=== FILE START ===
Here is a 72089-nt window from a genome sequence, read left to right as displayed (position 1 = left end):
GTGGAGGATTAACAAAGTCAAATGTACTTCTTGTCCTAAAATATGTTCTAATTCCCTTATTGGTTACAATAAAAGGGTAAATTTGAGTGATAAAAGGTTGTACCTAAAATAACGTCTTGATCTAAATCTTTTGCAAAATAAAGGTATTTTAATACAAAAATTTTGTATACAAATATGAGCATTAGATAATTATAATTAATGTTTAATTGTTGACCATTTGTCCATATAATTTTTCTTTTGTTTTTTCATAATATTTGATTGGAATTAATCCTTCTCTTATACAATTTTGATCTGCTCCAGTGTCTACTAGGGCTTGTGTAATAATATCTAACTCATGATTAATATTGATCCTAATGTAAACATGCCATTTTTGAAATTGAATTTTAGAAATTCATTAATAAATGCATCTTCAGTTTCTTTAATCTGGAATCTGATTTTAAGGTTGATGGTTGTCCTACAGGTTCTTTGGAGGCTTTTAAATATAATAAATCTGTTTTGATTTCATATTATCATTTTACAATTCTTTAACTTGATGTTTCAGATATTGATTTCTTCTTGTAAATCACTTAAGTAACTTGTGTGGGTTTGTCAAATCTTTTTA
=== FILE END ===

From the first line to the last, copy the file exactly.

Here is a 72089-nt window from a genome sequence, read left to right as displayed (position 1 = left end):
GTGGAGGATTAACAAAGTCAAATGTACTTCTTGTCCTAAAATATGTTCTAATTCCCTTATTGGTTACAATAAAAGGGTAAATTTGAGTGATAAAAGGTTGTACCTAAAATAACGTCTTGATCTAAATCTTTTGCAAAATAAAGGTATTTTAATACAAAAATTTTGTATACAAATATGAGCATTAGATAATTATAATTAATGTTTAATTGTTGACCATTTGTCCATATAATTTTTCTTTTGTTTTTTCATAATATTTGATTGGAATTAATCCTTCTCTTATACAATTTTGATCTGCTCCAGTGTCTACTAGGGCTTGTGTAATAATATCTAACTCATGATTAATATTGATCCTAATGTAAACATGCCATTTTTGAAATTGAATTTTAGAAATTCATTAATAAATGCATCTTCAGTTTCTTTAATCTGGAATCTGATTTTAAGGTTGATGGTTGTCCTACAGGTTCTTTGGAGGCTTTTAAATATAATAAATCTGTTTTGATTTCATATTATCATTTTACAATTCTTTAACTTGATGTTTCAGATATTGATTTCTTCTTGTAAATCACTTAAGTAACTTGTGTGGGTTTGTCAAATCTTTTTA